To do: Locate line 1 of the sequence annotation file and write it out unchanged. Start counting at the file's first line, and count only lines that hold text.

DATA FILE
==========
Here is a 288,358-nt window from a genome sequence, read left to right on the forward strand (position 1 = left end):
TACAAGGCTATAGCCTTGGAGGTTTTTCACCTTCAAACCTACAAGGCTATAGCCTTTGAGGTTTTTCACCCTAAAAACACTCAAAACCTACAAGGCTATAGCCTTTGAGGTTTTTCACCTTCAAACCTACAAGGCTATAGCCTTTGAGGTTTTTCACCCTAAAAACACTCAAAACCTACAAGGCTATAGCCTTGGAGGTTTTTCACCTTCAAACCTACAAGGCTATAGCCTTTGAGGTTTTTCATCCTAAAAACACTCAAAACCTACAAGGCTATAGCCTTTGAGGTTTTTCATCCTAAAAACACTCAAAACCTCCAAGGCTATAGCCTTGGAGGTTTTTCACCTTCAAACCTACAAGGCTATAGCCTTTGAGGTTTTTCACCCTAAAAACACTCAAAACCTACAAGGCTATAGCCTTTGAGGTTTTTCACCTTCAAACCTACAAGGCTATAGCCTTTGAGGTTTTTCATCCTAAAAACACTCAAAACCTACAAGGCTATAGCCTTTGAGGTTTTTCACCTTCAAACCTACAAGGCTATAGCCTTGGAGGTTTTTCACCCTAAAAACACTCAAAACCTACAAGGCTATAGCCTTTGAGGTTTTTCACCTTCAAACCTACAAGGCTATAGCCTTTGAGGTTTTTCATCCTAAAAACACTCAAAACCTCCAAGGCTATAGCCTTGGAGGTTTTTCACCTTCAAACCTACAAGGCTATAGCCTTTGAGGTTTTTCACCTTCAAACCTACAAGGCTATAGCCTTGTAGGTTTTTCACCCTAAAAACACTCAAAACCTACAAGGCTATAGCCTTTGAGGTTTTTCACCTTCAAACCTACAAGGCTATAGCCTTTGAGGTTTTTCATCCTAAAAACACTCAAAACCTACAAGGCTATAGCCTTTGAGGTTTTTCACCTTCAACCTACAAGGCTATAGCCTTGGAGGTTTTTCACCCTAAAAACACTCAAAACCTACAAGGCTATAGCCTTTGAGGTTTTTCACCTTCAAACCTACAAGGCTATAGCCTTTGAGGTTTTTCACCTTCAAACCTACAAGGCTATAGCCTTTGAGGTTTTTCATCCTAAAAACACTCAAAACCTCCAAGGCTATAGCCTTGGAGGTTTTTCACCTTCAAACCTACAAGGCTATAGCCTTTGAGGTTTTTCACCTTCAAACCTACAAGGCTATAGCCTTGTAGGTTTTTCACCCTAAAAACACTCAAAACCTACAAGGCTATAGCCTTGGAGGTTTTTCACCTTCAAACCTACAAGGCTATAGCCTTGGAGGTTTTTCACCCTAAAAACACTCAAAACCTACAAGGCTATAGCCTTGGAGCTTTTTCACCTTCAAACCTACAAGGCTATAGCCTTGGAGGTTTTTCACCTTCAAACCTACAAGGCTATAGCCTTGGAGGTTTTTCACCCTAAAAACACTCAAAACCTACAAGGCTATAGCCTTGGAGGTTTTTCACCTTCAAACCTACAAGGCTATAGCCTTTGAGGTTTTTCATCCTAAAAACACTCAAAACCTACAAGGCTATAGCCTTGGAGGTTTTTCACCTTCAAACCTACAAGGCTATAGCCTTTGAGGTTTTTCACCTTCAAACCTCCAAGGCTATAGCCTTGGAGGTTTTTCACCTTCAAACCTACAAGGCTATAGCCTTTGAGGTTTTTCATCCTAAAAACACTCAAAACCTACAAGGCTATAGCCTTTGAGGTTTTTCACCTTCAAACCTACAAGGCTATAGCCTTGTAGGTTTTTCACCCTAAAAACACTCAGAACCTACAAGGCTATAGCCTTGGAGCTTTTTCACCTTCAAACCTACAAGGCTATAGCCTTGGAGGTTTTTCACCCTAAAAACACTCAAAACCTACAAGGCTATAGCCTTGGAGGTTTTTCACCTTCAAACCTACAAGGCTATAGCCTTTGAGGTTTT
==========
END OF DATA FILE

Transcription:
Here is a 288,358-nt window from a genome sequence, read left to right on the forward strand (position 1 = left end):